European hackberry (Celtis australis)

Also known as: nettle tree



In Australia, European hackberry invades woodland, urban areas, river margins and pine plantations.


It is grown as shade or street tree but has been spread by birds and now invades woodlands, urban rivers and forests.   


Blood, Kate (2001), Environmental weeds: a field guide for SE Australia.

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Herbicide options

Contact your local council weeds officer for control advice for European hackberry (Celtis australis).

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Biosecurity duty

The content provided here is for information purposes only and is taken from the Biosecurity Act 2015 and its subordinate legislation, and the Regional Strategic Weed Management Plans (published by each Local Land Services region in NSW). It describes the state and regional priorities for weeds in New South Wales, Australia.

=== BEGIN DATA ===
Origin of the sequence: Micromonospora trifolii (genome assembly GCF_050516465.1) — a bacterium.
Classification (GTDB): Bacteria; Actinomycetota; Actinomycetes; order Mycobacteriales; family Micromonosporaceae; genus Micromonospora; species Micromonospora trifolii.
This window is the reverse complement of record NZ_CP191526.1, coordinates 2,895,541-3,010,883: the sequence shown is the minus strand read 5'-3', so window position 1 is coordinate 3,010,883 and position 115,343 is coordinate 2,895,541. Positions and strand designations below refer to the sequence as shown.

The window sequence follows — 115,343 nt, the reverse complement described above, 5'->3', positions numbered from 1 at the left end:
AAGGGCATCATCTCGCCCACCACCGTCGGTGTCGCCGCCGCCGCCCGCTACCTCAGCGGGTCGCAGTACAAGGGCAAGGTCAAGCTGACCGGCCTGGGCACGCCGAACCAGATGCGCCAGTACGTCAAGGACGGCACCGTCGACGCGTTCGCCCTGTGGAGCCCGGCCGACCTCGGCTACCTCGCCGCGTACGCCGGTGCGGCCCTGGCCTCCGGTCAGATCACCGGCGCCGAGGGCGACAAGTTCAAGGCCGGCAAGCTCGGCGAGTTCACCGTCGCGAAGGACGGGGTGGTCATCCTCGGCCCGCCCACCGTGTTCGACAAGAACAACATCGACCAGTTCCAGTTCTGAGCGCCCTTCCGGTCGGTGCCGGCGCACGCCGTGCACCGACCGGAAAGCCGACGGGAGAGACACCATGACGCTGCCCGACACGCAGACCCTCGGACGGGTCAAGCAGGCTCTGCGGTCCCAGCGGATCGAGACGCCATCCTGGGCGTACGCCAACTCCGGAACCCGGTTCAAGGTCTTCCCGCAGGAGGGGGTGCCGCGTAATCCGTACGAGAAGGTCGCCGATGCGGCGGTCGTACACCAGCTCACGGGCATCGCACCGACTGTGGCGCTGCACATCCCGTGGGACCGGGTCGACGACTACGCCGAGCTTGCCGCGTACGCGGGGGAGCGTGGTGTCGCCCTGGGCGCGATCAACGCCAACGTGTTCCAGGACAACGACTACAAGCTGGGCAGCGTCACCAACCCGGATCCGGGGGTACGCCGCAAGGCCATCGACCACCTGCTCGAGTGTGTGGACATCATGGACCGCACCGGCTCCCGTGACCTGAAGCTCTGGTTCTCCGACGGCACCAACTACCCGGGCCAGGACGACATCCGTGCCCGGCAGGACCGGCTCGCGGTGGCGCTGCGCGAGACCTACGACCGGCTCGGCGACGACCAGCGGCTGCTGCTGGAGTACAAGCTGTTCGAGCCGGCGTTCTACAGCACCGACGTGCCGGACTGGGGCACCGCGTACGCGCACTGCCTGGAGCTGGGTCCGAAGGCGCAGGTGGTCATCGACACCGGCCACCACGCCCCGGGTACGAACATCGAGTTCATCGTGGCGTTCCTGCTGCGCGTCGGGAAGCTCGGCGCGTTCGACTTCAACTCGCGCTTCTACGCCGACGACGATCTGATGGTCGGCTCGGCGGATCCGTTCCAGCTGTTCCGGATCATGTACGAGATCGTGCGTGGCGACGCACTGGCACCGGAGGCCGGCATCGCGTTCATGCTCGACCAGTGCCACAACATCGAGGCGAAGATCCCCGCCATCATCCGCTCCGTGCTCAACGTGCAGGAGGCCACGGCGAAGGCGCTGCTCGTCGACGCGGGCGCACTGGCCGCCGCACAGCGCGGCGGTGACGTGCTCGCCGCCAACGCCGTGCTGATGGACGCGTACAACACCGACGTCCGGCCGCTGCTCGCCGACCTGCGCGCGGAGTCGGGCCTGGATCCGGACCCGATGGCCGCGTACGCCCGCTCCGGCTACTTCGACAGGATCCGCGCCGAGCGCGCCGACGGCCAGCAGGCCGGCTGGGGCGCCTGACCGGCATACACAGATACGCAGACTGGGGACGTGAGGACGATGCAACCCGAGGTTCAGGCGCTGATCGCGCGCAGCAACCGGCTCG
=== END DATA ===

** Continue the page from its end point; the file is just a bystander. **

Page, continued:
Area Duty
All of NSW General Biosecurity Duty
All plants are regulated with a general biosecurity duty to prevent, eliminate or minimise any biosecurity risk they may pose. Any person who deals with any plant, who knows (or ought to know) of any biosecurity risk, has a duty to ensure the risk is prevented, eliminated or minimised, so far as is reasonably practicable.

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Reviewed 2014